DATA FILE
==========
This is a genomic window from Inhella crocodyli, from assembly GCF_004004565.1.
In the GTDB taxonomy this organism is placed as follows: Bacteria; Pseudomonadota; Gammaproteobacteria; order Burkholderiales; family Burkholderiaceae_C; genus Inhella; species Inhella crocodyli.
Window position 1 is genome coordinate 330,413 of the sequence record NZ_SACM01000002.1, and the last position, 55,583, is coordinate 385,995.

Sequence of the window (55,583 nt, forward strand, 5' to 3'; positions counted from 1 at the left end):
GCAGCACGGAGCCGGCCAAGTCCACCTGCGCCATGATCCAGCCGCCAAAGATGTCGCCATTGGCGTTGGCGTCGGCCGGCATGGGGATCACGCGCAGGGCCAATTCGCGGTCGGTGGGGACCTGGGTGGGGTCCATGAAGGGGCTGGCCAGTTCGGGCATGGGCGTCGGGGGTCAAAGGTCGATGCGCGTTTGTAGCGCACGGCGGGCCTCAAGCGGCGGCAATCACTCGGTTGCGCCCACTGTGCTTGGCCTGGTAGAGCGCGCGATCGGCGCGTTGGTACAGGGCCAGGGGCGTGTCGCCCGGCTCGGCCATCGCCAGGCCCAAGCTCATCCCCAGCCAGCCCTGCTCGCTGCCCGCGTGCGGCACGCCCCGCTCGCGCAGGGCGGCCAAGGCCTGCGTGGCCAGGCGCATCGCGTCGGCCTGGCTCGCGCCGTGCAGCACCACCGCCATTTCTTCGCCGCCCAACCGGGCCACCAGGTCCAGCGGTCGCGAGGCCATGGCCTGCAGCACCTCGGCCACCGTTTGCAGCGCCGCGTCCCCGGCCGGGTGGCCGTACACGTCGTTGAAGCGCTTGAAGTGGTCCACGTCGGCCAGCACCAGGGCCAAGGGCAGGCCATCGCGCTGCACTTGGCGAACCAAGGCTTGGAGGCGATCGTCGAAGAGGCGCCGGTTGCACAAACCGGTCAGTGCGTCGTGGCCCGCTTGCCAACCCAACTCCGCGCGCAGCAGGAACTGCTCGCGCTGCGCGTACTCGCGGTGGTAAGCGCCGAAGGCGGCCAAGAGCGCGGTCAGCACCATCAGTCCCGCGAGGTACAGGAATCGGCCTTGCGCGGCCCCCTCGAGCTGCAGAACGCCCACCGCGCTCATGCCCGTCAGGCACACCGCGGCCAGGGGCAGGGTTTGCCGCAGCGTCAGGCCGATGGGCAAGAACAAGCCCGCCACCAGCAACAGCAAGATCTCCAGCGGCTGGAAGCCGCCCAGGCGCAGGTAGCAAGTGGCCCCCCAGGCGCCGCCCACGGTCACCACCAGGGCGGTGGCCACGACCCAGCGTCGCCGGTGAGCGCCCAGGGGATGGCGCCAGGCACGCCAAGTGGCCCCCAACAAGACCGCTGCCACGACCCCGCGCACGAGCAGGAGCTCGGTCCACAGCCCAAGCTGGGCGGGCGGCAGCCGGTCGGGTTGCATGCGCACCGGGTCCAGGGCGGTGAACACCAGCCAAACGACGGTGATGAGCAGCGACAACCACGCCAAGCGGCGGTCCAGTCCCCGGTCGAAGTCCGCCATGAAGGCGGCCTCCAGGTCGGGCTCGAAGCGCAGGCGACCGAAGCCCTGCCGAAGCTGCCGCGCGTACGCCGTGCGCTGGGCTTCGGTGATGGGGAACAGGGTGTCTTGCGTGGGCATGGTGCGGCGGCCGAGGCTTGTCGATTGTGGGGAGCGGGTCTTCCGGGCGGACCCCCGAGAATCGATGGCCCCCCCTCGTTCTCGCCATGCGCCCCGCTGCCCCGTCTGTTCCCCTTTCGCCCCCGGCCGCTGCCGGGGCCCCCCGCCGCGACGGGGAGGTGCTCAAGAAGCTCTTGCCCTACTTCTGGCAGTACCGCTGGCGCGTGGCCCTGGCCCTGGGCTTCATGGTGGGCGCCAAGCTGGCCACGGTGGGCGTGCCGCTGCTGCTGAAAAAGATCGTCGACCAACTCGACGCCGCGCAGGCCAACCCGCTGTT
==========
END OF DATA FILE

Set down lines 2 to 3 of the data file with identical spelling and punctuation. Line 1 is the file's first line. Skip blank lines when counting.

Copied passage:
In the GTDB taxonomy this organism is placed as follows: Bacteria; Pseudomonadota; Gammaproteobacteria; order Burkholderiales; family Burkholderiaceae_C; genus Inhella; species Inhella crocodyli.
Window position 1 is genome coordinate 330,413 of the sequence record NZ_SACM01000002.1, and the last position, 55,583, is coordinate 385,995.